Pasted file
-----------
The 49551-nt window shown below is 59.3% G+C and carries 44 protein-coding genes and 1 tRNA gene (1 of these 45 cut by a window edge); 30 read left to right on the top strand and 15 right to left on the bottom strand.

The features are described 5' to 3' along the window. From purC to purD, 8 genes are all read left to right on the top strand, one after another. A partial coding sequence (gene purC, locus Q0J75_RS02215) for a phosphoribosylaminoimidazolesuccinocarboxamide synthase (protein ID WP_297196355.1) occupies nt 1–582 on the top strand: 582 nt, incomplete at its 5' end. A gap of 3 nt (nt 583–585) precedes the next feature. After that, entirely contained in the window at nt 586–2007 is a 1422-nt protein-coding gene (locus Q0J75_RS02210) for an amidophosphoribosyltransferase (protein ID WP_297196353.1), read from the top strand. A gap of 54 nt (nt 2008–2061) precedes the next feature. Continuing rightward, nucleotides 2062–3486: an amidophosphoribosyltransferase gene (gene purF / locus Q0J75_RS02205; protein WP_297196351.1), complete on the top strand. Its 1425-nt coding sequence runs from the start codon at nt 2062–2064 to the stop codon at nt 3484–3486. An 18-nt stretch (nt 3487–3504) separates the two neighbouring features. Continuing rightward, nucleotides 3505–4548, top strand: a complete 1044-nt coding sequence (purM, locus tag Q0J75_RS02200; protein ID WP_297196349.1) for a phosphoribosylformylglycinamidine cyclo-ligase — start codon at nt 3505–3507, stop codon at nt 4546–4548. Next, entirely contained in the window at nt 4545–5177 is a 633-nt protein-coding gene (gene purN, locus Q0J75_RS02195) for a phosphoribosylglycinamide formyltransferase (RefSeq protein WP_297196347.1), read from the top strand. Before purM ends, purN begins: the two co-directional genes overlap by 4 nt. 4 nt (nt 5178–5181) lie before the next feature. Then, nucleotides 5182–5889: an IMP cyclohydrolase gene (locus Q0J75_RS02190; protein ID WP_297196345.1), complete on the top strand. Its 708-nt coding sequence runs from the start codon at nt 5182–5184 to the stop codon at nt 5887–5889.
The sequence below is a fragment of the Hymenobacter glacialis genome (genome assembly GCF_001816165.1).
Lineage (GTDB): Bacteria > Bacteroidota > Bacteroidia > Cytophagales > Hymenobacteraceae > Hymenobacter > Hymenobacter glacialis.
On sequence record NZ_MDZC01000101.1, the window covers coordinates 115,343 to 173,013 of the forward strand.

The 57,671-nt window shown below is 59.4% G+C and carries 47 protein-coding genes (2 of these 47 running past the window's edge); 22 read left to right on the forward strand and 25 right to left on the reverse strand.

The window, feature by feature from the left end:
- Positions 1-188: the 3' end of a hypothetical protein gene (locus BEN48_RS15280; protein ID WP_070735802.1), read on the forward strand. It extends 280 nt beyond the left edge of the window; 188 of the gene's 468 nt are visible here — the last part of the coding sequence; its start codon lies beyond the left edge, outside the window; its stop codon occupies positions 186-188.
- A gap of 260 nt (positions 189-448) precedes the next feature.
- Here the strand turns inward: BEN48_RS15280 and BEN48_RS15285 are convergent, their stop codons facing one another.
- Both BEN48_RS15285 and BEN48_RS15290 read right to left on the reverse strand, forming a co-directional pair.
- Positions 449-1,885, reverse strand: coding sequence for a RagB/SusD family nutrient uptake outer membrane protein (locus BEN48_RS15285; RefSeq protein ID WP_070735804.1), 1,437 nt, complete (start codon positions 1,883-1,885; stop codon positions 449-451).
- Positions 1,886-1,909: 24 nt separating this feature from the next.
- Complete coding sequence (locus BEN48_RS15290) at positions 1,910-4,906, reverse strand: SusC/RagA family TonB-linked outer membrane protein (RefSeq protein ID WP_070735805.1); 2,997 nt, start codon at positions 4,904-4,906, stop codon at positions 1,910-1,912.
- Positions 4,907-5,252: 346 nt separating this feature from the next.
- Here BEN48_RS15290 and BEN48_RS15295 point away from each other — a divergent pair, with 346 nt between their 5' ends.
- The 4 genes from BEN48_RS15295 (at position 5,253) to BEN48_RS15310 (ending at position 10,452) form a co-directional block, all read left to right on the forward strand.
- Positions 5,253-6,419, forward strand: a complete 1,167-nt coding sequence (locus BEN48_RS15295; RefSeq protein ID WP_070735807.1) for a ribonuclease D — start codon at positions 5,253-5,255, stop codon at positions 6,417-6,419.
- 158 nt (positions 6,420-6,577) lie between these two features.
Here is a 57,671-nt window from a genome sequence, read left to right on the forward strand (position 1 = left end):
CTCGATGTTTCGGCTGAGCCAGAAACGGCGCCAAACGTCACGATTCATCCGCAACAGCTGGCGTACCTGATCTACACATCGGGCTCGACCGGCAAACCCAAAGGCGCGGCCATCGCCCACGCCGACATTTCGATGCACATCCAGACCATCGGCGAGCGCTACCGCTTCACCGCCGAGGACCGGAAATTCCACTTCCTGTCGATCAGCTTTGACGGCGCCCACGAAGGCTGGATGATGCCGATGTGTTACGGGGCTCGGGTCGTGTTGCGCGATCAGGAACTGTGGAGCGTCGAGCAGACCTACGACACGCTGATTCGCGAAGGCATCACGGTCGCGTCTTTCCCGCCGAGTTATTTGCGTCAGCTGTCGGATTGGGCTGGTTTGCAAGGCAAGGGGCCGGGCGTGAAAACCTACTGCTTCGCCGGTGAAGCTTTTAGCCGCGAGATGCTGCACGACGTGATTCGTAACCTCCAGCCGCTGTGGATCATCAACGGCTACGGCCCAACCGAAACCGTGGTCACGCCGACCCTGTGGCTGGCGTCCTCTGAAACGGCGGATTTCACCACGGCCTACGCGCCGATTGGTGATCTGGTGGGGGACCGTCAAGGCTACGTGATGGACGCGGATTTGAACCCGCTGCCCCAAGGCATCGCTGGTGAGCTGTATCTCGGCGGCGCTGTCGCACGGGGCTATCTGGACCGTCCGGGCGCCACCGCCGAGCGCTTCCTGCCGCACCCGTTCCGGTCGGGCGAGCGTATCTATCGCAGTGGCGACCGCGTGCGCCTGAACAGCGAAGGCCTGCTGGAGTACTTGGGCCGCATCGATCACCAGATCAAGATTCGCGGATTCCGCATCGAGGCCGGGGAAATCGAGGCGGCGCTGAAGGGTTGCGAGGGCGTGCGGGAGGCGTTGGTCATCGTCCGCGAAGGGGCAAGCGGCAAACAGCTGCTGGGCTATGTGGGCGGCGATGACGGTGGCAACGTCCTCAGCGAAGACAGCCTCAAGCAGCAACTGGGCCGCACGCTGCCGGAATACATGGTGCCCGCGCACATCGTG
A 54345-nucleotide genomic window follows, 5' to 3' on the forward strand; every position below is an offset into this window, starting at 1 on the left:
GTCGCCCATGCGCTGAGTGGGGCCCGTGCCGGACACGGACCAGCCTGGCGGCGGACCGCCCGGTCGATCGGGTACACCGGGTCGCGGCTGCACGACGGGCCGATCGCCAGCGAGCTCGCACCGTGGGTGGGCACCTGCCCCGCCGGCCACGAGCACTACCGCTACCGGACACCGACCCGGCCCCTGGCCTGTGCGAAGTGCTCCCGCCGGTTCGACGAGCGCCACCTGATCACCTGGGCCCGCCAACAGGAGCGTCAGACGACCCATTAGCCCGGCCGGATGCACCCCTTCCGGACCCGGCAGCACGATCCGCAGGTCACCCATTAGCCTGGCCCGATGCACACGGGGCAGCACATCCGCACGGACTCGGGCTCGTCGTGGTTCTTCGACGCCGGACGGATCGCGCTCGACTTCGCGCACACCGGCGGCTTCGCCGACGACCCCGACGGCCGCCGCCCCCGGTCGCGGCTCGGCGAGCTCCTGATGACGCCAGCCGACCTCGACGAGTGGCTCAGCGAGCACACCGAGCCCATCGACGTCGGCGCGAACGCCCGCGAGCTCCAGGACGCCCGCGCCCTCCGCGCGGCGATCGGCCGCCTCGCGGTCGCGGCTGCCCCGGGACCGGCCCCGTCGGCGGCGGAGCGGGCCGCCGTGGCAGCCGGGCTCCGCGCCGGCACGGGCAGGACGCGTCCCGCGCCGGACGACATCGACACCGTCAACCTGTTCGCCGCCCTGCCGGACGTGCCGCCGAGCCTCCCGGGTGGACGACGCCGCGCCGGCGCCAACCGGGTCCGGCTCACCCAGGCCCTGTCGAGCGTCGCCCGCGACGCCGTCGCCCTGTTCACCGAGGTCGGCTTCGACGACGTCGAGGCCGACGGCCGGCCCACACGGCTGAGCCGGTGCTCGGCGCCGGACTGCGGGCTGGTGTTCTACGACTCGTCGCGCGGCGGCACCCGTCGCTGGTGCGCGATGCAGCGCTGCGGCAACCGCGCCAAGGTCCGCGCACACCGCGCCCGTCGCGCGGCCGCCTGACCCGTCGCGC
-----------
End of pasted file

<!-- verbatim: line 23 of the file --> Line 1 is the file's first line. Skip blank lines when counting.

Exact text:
GTCGCCCATGCGCTGAGTGGGGCCCGTGCCGGACACGGACCAGCCTGGCGGCGGACCGCCCGGTCGATCGGGTACACCGGGTCGCGGCTGCACGACGGGCCGATCGCCAGCGAGCTCGCACCGTGGGTGGGCACCTGCCCCGCCGGCCACGAGCACTACCGCTACCGGACACCGACCCGGCCCCTGGCCTGTGCGAAGTGCTCCCGCCGGTTCGACGAGCGCCACCTGATCACCTGGGCCCGCCAACAGGAGCGTCAGACGACCCATTAGCCCGGCCGGATGCACCCCTTCCGGACCCGGCAGCACGATCCGCAGGTCACCCATTAGCCTGGCCCGATGCACACGGGGCAGCACATCCGCACGGACTCGGGCTCGTCGTGGTTCTTCGACGCCGGACGGATCGCGCTCGACTTCGCGCACACCGGCGGCTTCGCCGACGACCCCGACGGCCGCCGCCCCCGGTCGCGGCTCGGCGAGCTCCTGATGACGCCAGCCGACCTCGACGAGTGGCTCAGCGAGCACACCGAGCCCATCGACGTCGGCGCGAACGCCCGCGAGCTCCAGGACGCCCGCGCCCTCCGCGCGGCGATCGGCCGCCTCGCGGTCGCGGCTGCCCCGGGACCGGCCCCGTCGGCGGCGGAGCGGGCCGCCGTGGCAGCCGGGCTCCGCGCCGGCACGGGCAGGACGCGTCCCGCGCCGGACGACATCGACACCGTCAACCTGTTCGCCGCCCTGCCGGACGTGCCGCCGAGCCTCCCGGGTGGACGACGCCGCGCCGGCGCCAACCGGGTCCGGCTCACCCAGGCCCTGTCGAGCGTCGCCCGCGACGCCGTCGCCCTGTTCACCGAGGTCGGCTTCGACGACGTCGAGGCCGACGGCCGGCCCACACGGCTGAGCCGGTGCTCGGCGCCGGACTGCGGGCTGGTGTTCTACGACTCGTCGCGCGGCGGCACCCGTCGCTGGTGCGCGATGCAGCGCTGCGGCAACCGCGCCAAGGTCCGCGCACACCGCGCCCGTCGCGCGGCCGCCTGACCCGTCGCGC